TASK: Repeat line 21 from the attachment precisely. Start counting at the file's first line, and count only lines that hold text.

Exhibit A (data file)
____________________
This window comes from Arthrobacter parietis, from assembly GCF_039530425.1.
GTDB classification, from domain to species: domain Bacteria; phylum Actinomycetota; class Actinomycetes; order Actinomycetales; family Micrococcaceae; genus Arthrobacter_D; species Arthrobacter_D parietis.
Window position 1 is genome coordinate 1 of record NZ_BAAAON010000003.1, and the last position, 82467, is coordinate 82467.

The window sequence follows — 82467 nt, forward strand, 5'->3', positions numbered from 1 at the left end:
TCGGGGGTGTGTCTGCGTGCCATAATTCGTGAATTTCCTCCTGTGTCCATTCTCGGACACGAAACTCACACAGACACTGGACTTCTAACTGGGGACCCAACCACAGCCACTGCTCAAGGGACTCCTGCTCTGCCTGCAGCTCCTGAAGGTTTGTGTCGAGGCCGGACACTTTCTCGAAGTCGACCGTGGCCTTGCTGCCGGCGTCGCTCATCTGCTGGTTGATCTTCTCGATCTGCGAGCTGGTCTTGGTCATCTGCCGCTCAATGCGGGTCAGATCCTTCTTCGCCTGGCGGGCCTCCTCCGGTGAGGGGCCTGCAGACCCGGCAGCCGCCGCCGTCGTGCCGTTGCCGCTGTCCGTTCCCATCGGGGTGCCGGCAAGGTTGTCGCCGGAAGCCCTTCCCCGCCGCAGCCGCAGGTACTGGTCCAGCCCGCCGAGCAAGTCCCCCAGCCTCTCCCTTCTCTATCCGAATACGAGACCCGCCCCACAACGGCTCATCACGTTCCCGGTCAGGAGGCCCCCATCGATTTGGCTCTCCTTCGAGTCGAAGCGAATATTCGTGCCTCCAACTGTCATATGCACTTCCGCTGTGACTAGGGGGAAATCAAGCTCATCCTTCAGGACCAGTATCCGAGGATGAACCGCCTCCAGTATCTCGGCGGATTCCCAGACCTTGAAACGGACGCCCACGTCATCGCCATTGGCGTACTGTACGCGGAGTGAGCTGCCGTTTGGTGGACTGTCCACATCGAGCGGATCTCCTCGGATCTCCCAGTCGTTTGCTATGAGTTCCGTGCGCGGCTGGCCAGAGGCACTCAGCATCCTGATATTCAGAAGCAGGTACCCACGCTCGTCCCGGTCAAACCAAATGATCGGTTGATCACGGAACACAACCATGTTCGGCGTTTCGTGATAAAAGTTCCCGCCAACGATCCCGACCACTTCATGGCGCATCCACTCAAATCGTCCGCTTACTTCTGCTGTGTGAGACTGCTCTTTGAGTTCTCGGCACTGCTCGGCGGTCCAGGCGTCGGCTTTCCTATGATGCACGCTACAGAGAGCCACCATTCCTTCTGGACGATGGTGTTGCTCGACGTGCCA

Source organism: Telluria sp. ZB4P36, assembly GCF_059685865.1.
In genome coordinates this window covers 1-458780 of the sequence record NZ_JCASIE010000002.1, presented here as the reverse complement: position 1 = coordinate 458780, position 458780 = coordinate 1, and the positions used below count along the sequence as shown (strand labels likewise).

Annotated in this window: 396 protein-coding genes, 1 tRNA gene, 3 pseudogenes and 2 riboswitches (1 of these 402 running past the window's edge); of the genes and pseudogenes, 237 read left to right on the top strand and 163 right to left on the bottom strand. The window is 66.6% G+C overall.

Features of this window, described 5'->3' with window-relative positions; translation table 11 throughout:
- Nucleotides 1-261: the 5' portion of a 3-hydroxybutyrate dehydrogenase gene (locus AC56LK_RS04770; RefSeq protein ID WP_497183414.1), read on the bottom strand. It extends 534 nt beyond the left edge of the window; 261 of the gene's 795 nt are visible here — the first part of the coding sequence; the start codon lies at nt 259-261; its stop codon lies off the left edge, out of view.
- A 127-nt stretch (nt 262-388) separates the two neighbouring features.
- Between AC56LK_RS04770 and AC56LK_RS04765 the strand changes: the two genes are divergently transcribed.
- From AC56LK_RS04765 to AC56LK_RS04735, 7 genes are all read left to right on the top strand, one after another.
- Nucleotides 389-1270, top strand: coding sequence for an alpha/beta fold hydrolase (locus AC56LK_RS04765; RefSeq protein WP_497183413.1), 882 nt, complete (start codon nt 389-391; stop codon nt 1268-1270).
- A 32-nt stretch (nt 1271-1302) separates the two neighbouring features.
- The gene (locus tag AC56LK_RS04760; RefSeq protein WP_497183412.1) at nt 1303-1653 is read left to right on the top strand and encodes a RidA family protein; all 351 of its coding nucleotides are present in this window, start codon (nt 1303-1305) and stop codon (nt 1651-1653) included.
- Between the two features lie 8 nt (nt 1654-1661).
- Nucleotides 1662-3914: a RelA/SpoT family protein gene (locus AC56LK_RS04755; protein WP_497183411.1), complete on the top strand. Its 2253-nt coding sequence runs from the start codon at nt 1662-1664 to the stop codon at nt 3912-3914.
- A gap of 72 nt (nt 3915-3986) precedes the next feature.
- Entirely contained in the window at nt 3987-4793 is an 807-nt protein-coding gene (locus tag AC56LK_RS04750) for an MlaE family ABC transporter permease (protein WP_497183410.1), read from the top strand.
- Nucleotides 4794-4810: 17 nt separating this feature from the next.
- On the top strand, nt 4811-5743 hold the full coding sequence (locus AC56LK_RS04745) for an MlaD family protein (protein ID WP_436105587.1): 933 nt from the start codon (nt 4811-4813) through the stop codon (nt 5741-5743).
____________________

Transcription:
- Nucleotides 4794-4810: 17 nt separating this feature from the next.